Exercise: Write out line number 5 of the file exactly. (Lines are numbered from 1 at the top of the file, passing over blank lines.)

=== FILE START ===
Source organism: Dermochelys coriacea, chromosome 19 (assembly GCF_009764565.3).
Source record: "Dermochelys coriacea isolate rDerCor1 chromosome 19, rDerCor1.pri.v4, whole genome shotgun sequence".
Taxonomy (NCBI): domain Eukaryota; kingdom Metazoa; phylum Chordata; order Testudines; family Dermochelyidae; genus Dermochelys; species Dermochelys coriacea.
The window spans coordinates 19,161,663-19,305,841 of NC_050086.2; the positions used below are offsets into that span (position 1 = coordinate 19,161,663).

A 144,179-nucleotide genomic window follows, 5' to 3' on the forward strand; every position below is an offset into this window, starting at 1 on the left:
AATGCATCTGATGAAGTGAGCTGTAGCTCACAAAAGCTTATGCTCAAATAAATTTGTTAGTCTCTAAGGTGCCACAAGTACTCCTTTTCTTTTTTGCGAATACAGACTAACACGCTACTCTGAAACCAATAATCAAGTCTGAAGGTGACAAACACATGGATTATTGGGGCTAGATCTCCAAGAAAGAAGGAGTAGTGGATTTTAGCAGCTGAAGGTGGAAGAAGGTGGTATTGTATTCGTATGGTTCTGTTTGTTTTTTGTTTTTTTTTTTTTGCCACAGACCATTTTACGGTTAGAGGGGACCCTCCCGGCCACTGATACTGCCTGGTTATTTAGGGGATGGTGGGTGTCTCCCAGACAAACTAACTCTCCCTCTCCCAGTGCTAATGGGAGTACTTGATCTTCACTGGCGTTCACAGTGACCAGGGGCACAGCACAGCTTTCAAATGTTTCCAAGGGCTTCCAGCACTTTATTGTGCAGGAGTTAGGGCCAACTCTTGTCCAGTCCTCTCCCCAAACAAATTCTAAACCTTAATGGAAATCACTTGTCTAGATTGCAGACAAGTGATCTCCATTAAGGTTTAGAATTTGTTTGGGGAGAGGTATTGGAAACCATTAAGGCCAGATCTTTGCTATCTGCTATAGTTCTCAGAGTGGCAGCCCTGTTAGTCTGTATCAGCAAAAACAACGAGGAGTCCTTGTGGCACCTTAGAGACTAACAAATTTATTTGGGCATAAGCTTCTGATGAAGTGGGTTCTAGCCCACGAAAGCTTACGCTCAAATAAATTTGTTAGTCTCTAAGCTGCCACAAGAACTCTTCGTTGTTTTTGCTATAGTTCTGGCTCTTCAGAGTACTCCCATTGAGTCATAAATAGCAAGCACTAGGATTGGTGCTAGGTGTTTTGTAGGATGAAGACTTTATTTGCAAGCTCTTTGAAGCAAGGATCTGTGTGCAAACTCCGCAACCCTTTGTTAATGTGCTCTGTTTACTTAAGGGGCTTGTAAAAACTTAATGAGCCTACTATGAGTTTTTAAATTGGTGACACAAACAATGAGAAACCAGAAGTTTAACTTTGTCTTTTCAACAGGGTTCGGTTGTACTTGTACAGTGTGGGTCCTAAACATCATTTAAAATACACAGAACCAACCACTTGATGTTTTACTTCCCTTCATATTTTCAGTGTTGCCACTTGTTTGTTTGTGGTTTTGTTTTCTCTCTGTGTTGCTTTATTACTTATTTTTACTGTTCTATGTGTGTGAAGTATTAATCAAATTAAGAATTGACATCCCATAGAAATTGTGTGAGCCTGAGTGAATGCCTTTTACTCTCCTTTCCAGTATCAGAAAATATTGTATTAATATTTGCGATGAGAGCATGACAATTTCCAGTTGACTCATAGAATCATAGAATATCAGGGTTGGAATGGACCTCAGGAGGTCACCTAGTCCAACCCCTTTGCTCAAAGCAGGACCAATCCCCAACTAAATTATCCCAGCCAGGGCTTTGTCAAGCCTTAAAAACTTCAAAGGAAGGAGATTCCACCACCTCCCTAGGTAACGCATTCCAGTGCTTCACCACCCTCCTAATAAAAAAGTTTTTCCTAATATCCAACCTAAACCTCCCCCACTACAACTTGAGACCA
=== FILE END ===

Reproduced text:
A 144,179-nucleotide genomic window follows, 5' to 3' on the forward strand; every position below is an offset into this window, starting at 1 on the left: